```Date: Nov 2, 2013 4:19 PM
Author: Ki Song
Subject: Re: Formal proof of the ambiguity of 0^0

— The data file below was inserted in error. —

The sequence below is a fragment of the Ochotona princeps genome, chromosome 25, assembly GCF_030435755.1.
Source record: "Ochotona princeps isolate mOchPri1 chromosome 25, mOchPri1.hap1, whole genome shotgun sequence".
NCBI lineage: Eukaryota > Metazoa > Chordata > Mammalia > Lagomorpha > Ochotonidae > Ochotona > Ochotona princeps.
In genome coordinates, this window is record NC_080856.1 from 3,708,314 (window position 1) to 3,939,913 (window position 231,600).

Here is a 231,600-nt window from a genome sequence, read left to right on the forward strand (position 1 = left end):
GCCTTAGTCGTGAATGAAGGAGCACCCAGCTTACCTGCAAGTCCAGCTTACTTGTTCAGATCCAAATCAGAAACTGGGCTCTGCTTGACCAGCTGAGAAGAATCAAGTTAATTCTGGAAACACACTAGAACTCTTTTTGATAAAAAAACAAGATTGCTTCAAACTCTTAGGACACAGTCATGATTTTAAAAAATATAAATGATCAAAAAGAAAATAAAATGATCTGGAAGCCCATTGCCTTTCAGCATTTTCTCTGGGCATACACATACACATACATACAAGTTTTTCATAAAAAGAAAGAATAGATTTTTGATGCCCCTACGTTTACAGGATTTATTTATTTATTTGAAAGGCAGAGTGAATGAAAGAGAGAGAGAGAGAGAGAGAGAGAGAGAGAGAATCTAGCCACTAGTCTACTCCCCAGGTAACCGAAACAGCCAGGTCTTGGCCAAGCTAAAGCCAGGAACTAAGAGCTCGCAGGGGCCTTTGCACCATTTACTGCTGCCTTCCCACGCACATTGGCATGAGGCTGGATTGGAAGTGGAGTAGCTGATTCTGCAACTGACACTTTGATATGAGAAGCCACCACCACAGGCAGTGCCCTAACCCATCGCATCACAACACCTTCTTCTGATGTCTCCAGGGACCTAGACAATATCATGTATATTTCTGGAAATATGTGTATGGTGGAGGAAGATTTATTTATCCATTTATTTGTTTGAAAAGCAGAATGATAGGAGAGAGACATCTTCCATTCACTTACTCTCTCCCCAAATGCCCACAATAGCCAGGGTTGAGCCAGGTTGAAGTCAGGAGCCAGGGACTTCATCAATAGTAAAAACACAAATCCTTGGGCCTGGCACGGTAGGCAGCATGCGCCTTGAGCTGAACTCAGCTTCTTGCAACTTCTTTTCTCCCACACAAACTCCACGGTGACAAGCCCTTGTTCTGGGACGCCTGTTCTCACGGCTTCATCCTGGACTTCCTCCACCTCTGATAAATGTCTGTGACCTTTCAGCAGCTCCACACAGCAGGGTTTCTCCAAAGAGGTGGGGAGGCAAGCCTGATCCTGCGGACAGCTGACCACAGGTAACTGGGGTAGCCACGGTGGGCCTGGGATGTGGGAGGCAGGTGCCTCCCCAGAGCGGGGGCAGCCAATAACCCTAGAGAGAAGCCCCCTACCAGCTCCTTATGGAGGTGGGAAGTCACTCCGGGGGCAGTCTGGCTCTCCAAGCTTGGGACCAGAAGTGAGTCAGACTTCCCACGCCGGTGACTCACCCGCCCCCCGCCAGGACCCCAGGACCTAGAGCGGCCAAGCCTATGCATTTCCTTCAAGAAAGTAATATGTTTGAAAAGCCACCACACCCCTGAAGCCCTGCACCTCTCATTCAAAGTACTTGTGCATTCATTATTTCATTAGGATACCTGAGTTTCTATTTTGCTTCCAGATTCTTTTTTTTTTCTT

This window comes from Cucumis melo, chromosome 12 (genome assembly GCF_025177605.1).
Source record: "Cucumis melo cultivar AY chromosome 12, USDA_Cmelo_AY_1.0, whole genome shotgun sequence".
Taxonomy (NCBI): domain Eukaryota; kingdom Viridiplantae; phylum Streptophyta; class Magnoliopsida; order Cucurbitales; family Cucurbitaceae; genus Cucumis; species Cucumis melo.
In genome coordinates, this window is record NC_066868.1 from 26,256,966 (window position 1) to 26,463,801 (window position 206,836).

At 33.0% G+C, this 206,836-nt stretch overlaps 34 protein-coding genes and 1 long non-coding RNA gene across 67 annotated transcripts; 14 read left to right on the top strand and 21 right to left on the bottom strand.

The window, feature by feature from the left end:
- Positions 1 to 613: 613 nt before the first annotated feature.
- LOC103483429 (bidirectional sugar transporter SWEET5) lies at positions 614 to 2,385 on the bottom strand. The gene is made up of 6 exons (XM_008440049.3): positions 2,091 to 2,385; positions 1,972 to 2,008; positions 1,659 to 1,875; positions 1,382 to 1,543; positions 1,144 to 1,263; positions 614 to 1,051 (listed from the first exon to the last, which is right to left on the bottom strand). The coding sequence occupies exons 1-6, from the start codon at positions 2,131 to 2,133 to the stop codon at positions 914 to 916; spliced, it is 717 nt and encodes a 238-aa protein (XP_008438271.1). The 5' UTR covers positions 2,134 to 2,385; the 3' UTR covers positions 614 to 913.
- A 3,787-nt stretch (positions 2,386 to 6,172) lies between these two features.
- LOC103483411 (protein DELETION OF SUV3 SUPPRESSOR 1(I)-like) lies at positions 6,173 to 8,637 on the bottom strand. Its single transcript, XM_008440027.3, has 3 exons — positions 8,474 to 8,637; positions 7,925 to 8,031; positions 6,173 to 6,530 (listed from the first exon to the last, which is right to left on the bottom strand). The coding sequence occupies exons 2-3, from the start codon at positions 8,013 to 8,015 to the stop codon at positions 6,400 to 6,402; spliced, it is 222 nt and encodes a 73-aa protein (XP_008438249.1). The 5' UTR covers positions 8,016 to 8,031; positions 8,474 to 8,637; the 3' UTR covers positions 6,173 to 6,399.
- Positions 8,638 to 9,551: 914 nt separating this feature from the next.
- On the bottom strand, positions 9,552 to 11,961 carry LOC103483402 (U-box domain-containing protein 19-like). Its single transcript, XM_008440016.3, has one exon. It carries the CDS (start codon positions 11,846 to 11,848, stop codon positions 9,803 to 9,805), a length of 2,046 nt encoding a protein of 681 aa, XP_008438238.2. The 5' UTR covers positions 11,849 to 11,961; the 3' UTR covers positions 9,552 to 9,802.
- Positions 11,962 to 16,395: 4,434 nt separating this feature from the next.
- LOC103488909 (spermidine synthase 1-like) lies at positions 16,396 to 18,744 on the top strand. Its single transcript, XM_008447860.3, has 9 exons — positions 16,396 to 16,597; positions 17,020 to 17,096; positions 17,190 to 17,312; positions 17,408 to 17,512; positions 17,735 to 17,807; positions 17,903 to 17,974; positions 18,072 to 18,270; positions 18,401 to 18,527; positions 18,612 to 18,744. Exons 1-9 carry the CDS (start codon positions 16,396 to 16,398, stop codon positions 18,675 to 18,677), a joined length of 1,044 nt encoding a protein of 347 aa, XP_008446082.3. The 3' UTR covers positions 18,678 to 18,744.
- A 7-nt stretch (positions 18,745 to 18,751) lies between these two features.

On Saturday, November 2, 2013 10:34:54 AM UTC-4, Dan Christensen wrote:> On Saturday, November 2, 2013 8:57:52 AM UTC-4, Bart Goddard wrote:> > > Dan Christensen <Dan_Christensen@sympatico.ca> wrote in> > > > > > news:8b7f1b1d-ff1b-45be-8083-e0eebeb50194@googlegroups.com: > > > > > > > > > > > > >> The point, as I've said repeatedly, is that your> > > > > > >> "theorem" assumes that it has a value.  If it's not> > > > > > >> defined, then it has no value (or meaning.) > > > > > > > > > > > > > > > > > > > > > 0^0 is undefined in the same sense that the number x is undefined in> > > > > > > 0*x = 0. Any value works in both cases. > > > > > > > > > > > > That's hardly "undefined."  Maybe "indeterminate" is what> > > > > > you're looking for.  > > > > In practice, it amounts to the same thing: You can't assume that 0^0 has any particular value -- not 1 or 0 or any other number. Deal with it, Barty.> In practice, 0^0 = 1 works just fine. Deal with it Danny.> > > Dan> > Download my DC Proof 2.0 software at http://www.dcproof.com> > Visit my new math blog at http://www.dcproof.wordpress.com
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